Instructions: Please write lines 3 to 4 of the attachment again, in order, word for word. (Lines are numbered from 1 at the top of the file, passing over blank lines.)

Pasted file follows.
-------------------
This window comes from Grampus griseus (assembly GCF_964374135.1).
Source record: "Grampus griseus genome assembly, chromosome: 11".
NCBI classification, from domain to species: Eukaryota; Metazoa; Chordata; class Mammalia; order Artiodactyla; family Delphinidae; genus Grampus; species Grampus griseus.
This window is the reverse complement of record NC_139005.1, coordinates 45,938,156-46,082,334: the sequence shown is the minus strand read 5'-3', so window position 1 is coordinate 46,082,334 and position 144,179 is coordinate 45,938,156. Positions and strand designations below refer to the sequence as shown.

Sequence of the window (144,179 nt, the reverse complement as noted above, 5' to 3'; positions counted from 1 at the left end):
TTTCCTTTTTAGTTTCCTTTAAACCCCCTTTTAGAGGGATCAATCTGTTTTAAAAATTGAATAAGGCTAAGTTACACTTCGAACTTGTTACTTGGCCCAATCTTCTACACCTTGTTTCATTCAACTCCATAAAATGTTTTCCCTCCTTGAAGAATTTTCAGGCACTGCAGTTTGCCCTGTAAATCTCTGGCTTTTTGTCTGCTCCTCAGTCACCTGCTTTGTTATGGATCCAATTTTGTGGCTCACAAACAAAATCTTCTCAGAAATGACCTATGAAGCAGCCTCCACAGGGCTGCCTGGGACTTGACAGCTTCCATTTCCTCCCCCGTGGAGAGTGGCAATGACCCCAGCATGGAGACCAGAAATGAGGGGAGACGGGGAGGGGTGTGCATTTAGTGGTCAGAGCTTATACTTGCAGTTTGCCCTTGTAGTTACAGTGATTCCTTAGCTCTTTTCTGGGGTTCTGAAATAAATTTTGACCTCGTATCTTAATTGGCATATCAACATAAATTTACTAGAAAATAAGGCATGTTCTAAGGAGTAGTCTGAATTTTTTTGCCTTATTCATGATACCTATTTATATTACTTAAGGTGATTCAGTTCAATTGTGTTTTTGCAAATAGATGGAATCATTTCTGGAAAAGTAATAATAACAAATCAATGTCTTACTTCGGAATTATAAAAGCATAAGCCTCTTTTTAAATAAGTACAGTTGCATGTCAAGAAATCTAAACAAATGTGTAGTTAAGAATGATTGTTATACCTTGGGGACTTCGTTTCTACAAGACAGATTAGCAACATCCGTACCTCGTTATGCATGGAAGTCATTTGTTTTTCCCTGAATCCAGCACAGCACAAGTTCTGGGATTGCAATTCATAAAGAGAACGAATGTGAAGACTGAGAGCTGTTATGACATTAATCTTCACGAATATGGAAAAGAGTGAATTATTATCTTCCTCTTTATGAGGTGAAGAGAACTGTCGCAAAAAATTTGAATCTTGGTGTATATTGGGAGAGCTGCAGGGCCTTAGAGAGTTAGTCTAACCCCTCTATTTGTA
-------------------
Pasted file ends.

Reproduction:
NCBI classification, from domain to species: Eukaryota; Metazoa; Chordata; class Mammalia; order Artiodactyla; family Delphinidae; genus Grampus; species Grampus griseus.
This window is the reverse complement of record NC_139005.1, coordinates 45,938,156-46,082,334: the sequence shown is the minus strand read 5'-3', so window position 1 is coordinate 46,082,334 and position 144,179 is coordinate 45,938,156. Positions and strand designations below refer to the sequence as shown.